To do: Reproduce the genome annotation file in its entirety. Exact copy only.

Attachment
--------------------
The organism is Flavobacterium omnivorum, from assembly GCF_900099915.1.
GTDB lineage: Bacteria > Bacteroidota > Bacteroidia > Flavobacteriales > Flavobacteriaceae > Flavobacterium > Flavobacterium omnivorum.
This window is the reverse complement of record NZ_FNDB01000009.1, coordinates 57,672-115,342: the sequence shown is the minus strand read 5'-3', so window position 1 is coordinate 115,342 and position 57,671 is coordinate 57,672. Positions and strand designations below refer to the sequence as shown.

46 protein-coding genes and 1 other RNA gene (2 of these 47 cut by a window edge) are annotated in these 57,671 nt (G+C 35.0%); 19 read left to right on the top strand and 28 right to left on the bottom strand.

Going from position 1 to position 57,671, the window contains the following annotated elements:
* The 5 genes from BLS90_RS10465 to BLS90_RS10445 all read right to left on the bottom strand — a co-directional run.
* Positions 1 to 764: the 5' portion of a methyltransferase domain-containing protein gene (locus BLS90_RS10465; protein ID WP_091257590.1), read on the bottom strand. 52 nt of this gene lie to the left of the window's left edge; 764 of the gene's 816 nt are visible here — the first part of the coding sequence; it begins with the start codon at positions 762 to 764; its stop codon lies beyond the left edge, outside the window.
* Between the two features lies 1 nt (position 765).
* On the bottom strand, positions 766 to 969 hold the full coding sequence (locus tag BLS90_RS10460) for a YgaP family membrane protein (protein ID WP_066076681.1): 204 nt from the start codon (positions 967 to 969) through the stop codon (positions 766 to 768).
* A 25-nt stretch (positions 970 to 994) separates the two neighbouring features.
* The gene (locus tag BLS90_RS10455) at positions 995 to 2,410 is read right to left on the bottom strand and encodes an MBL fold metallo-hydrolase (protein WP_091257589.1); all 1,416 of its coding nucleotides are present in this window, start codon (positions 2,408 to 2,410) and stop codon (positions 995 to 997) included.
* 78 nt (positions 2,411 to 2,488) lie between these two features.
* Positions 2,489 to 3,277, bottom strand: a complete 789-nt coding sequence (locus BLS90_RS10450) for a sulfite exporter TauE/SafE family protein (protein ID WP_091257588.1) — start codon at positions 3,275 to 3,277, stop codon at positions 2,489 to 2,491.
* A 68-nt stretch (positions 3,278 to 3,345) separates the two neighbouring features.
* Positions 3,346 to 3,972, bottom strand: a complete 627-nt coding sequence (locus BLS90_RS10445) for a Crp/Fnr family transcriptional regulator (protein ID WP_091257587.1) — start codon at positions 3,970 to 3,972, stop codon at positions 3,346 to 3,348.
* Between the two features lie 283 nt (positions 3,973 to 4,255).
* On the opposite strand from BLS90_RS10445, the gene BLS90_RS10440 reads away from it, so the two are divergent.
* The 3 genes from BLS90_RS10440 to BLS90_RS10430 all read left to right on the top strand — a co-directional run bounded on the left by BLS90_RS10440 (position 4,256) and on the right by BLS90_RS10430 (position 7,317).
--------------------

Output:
The organism is Flavobacterium omnivorum, from assembly GCF_900099915.1.
GTDB lineage: Bacteria > Bacteroidota > Bacteroidia > Flavobacteriales > Flavobacteriaceae > Flavobacterium > Flavobacterium omnivorum.
This window is the reverse complement of record NZ_FNDB01000009.1, coordinates 57,672-115,342: the sequence shown is the minus strand read 5'-3', so window position 1 is coordinate 115,342 and position 57,671 is coordinate 57,672. Positions and strand designations below refer to the sequence as shown.

46 protein-coding genes and 1 other RNA gene (2 of these 47 cut by a window edge) are annotated in these 57,671 nt (G+C 35.0%); 19 read left to right on the top strand and 28 right to left on the bottom strand.

Going from position 1 to position 57,671, the window contains the following annotated elements:
* The 5 genes from BLS90_RS10465 to BLS90_RS10445 all read right to left on the bottom strand — a co-directional run.
* Positions 1 to 764: the 5' portion of a methyltransferase domain-containing protein gene (locus BLS90_RS10465; protein ID WP_091257590.1), read on the bottom strand. 52 nt of this gene lie to the left of the window's left edge; 764 of the gene's 816 nt are visible here — the first part of the coding sequence; it begins with the start codon at positions 762 to 764; its stop codon lies beyond the left edge, outside the window.
* Between the two features lies 1 nt (position 765).
* On the bottom strand, positions 766 to 969 hold the full coding sequence (locus tag BLS90_RS10460) for a YgaP family membrane protein (protein ID WP_066076681.1): 204 nt from the start codon (positions 967 to 969) through the stop codon (positions 766 to 768).
* A 25-nt stretch (positions 970 to 994) separates the two neighbouring features.
* The gene (locus tag BLS90_RS10455) at positions 995 to 2,410 is read right to left on the bottom strand and encodes an MBL fold metallo-hydrolase (protein WP_091257589.1); all 1,416 of its coding nucleotides are present in this window, start codon (positions 2,408 to 2,410) and stop codon (positions 995 to 997) included.
* 78 nt (positions 2,411 to 2,488) lie between these two features.
* Positions 2,489 to 3,277, bottom strand: a complete 789-nt coding sequence (locus BLS90_RS10450) for a sulfite exporter TauE/SafE family protein (protein ID WP_091257588.1) — start codon at positions 3,275 to 3,277, stop codon at positions 2,489 to 2,491.
* A 68-nt stretch (positions 3,278 to 3,345) separates the two neighbouring features.
* Positions 3,346 to 3,972, bottom strand: a complete 627-nt coding sequence (locus BLS90_RS10445) for a Crp/Fnr family transcriptional regulator (protein ID WP_091257587.1) — start codon at positions 3,970 to 3,972, stop codon at positions 3,346 to 3,348.
* Between the two features lie 283 nt (positions 3,973 to 4,255).
* On the opposite strand from BLS90_RS10445, the gene BLS90_RS10440 reads away from it, so the two are divergent.
* The 3 genes from BLS90_RS10440 to BLS90_RS10430 all read left to right on the top strand — a co-directional run bounded on the left by BLS90_RS10440 (position 4,256) and on the right by BLS90_RS10430 (position 7,317).